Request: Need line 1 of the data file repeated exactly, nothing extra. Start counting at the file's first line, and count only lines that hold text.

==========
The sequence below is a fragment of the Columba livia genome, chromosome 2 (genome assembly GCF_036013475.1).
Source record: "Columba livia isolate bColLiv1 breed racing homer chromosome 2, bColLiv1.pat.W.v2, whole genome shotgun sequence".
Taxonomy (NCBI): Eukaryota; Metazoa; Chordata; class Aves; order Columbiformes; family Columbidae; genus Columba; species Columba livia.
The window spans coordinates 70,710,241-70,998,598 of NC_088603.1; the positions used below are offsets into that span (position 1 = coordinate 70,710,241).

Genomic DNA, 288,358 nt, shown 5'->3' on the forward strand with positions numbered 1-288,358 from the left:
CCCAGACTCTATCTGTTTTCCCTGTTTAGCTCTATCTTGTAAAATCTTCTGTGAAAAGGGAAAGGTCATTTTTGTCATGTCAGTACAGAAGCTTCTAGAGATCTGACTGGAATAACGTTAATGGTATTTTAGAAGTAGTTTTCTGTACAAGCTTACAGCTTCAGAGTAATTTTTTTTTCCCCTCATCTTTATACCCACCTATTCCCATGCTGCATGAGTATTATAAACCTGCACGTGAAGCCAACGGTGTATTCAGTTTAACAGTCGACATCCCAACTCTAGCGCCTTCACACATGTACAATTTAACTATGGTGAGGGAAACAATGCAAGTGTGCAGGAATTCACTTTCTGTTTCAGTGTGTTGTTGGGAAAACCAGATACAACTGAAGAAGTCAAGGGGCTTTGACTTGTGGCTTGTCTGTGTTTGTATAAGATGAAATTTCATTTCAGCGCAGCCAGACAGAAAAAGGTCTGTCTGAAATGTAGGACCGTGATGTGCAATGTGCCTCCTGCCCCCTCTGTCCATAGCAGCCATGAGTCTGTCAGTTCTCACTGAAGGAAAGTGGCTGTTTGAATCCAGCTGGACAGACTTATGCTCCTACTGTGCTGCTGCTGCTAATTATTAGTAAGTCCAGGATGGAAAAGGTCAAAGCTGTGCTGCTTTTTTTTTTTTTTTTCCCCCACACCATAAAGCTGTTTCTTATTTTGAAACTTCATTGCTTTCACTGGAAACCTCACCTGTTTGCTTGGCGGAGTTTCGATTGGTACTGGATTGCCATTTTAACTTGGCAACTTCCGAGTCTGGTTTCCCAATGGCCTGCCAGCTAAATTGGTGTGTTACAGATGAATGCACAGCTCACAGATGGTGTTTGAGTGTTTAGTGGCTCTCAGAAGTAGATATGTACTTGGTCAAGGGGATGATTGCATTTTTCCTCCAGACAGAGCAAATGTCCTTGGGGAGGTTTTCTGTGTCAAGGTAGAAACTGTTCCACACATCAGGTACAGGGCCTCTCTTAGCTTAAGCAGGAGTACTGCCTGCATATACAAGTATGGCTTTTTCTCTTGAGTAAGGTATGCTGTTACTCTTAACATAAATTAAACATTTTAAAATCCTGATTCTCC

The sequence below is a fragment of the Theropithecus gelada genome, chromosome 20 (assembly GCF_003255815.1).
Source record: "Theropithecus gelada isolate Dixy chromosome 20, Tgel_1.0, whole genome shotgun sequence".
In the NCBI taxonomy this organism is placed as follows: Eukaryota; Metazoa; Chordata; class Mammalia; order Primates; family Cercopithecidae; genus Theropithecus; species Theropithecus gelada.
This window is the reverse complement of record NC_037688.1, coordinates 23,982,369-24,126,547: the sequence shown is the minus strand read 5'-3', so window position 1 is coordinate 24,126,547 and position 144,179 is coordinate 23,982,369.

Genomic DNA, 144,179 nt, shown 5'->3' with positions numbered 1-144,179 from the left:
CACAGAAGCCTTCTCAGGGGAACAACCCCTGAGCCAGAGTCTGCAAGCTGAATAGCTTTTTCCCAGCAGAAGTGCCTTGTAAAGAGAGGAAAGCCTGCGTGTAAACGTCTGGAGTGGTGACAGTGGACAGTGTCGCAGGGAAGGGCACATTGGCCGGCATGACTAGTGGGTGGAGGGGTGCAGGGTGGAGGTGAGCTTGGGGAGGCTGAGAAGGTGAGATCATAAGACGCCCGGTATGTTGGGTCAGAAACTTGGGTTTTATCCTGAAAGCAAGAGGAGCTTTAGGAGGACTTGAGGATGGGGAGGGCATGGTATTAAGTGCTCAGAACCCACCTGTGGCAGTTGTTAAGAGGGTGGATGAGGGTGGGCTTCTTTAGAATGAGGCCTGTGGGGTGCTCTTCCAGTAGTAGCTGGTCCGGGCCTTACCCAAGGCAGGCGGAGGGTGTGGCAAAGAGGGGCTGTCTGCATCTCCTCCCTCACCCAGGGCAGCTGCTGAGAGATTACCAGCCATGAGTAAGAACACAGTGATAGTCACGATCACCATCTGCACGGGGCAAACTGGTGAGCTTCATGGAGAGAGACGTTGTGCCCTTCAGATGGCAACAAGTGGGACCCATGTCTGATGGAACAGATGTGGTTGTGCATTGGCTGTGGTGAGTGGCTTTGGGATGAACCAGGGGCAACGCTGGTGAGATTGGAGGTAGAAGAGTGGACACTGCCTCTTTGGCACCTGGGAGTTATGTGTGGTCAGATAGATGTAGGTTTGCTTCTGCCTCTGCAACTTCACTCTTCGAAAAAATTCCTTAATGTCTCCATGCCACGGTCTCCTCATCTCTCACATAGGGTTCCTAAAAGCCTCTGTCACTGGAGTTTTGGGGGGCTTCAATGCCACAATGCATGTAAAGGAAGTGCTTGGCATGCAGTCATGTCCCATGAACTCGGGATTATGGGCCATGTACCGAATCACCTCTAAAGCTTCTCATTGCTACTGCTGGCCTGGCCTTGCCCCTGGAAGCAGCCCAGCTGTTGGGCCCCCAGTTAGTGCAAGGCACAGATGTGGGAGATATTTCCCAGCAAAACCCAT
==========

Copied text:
The sequence below is a fragment of the Columba livia genome, chromosome 2 (genome assembly GCF_036013475.1).